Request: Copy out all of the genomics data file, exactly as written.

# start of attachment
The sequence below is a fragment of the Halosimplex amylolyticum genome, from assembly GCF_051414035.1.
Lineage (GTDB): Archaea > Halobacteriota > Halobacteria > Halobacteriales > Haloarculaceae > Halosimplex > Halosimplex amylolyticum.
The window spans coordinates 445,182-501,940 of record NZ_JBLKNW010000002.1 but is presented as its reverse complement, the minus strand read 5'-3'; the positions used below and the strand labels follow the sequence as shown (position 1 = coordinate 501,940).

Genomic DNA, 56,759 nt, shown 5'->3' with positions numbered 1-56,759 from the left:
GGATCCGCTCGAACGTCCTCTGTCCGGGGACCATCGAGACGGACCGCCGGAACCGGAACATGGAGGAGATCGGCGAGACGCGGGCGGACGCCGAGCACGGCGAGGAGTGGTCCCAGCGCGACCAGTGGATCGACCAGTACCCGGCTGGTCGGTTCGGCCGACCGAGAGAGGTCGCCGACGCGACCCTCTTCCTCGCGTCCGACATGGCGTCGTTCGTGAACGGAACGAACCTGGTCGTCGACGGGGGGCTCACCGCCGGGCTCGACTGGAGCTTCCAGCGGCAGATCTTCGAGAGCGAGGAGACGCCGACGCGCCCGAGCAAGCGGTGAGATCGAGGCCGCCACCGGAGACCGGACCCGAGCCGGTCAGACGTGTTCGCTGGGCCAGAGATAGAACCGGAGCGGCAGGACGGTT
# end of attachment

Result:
The sequence below is a fragment of the Halosimplex amylolyticum genome, from assembly GCF_051414035.1.
Lineage (GTDB): Archaea > Halobacteriota > Halobacteria > Halobacteriales > Haloarculaceae > Halosimplex > Halosimplex amylolyticum.
The window spans coordinates 445,182-501,940 of record NZ_JBLKNW010000002.1 but is presented as its reverse complement, the minus strand read 5'-3'; the positions used below and the strand labels follow the sequence as shown (position 1 = coordinate 501,940).

Genomic DNA, 56,759 nt, shown 5'->3' with positions numbered 1-56,759 from the left:
GGATCCGCTCGAACGTCCTCTGTCCGGGGACCATCGAGACGGACCGCCGGAACCGGAACATGGAGGAGATCGGCGAGACGCGGGCGGACGCCGAGCACGGCGAGGAGTGGTCCCAGCGCGACCAGTGGATCGACCAGTACCCGGCTGGTCGGTTCGGCCGACCGAGAGAGGTCGCCGACGCGACCCTCTTCCTCGCGTCCGACATGGCGTCGTTCGTGAACGGAACGAACCTGGTCGTCGACGGGGGGCTCACCGCCGGGCTCGACTGGAGCTTCCAGCGGCAGATCTTCGAGAGCGAGGAGACGCCGACGCGCCCGAGCAAGCGGTGAGATCGAGGCCGCCACCGGAGACCGGACCCGAGCCGGTCAGACGTGTTCGCTGGGCCAGAGATAGAACCGGAGCGGCAGGACGGTT